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Vallabh E. Das, Stephanie Kim, Anand C. Joshi, Ernest Baskin; Comparison Of Alternating Fixation Behavior In Esotropic And Exotropic Strabismic Non-human Primates. Invest. Ophthalmol. Vis. Sci. 2011;52(14):4694.
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Nonhuman primates reared with daily alternating monocular occlusion (AMO) during the first four months of life develop large horizontal strabismus. We have also shown that these animals often alternate or switch the eye of fixation during binocular viewing conditions. The purpose of this study was to compare the spatial patterns of alternating fixation behavior in esotropic and exotropic monkeys.
Binocular eye movement data has been acquired in four monkeys, three with AMO-induced exotropia (two previously published) and the other with AMO-induced esotropia, as they performed a visually guided saccade task (random target presentation over a ±25° H x ±20°V grid) during either monocular or binocular viewing.
During binocular viewing, the exotropic monkeys showed fixation switch behavior for large target jumps into the temporal hemifield of the previously nonfixating eye (nasal retina of the previously nonfixating eye). Conversely, the esotropic monkey showed fixation switch behavior for large target jumps into the nasal hemifield of the previously nonfixating eye (temporal retina of the previously nonfixating eye). In the exotropes, target steps into the nasal hemifield of the nonfixating eye (temporal retina) tended not to produce a fixation switch, and in the esotrope target steps in the temporal hemifield of the nonfixating eye (nasal retina of the non-fixating eye) showed no fixation switch. Intermediate target steps that landed on the temporal retina of both eyes in the exotrope or the nasal retina of both eyes in the esotrope showed fixation switch on some trials and no fixation switch on others. Saccade latency tended to be greater during binocular viewing than during monocular viewing in both the exotropic and the esotropic monkeys.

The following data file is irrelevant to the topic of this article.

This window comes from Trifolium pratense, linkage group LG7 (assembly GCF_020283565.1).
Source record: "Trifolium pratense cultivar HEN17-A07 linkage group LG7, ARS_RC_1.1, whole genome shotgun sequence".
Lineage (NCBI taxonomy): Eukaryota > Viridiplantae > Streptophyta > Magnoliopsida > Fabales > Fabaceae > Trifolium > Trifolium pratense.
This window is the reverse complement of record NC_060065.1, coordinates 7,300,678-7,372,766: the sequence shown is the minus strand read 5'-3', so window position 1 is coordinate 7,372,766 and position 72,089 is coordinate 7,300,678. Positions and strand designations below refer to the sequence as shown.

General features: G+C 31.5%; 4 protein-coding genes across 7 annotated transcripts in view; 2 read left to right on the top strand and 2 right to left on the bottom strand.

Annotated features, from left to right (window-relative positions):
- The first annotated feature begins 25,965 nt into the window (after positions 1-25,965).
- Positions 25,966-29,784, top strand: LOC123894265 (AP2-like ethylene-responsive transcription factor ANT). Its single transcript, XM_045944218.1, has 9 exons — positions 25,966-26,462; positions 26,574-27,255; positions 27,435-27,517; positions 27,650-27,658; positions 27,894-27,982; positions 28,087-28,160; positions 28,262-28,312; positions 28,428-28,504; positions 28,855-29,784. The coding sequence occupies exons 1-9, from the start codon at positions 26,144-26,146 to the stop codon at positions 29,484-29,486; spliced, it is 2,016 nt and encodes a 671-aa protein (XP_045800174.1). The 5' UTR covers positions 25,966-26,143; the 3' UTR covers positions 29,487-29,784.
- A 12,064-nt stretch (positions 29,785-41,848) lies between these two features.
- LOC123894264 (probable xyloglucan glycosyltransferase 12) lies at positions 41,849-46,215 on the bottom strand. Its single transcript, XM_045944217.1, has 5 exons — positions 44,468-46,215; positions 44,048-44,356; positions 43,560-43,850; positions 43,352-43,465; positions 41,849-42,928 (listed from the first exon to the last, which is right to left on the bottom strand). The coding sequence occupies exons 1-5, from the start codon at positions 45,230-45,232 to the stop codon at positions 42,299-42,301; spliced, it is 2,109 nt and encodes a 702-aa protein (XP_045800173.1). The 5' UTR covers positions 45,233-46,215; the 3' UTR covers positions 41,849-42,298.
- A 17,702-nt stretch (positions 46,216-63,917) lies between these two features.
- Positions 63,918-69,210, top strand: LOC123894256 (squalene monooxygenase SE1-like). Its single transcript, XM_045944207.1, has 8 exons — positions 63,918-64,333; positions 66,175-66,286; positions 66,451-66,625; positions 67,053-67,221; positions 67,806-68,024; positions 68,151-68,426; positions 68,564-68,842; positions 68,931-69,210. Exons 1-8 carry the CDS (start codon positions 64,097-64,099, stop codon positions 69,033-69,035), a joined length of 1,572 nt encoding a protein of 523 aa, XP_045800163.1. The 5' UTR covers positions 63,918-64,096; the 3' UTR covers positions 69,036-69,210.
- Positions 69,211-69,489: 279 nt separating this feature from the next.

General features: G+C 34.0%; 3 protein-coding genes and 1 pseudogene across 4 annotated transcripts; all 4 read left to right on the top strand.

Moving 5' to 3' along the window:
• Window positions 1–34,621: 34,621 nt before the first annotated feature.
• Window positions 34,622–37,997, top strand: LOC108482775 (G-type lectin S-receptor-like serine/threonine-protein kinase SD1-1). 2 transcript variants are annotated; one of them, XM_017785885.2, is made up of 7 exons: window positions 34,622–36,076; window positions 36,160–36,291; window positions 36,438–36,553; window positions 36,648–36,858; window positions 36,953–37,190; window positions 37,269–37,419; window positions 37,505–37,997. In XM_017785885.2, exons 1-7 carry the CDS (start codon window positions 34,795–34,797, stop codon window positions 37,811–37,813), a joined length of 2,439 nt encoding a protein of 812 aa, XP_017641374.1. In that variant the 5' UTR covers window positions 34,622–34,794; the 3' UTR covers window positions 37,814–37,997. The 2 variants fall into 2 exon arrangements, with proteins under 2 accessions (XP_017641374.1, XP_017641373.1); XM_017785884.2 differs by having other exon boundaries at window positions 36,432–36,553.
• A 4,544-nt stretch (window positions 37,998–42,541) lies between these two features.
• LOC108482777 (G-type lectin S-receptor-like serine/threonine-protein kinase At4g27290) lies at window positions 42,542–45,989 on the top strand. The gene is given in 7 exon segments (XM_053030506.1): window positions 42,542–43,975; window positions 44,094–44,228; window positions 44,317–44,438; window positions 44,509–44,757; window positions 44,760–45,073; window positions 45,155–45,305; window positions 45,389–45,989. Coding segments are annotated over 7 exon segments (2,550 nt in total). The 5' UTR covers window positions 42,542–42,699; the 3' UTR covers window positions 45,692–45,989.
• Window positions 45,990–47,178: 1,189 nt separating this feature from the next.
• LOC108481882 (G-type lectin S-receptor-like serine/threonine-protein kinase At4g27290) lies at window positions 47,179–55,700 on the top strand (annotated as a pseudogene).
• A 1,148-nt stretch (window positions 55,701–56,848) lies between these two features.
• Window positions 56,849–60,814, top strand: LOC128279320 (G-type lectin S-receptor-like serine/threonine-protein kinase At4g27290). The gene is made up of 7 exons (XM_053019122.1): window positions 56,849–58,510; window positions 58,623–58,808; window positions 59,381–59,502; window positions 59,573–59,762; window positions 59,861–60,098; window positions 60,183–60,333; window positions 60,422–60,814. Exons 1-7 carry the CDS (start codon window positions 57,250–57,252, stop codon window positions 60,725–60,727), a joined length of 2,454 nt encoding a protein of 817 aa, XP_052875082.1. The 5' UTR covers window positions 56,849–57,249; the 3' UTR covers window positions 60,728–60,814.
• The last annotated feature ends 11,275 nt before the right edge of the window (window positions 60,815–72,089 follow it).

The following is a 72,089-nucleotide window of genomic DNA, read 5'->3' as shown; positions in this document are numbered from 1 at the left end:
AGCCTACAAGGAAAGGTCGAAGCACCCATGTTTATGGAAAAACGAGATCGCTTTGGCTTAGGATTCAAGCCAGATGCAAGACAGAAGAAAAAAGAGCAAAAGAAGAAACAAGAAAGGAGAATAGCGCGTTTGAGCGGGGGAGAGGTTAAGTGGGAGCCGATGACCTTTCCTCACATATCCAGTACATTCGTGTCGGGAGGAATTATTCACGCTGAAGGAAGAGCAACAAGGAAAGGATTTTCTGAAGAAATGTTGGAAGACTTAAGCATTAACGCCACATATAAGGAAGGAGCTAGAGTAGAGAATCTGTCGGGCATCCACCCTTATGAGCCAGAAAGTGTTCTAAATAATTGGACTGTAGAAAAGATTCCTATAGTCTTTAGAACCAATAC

Alternating saccade behavior in both exotropic and esotropic strabismic monkeys is consistent with expected patterns of retinal suppression (temporal retina is suppressed in exotropia and nasal retina is suppressed in esotropia) suggesting that visual suppression directly impacts alternating fixation and alternating saccade behavior. This study also raises some potentially interesting questions of how the brain chooses the eye of fixation for certain target jumps that land on the "suppressed" retina of both the eyes. Perhaps some of these questions are best answered using neural recording methods in areas of the brain related to target selection.
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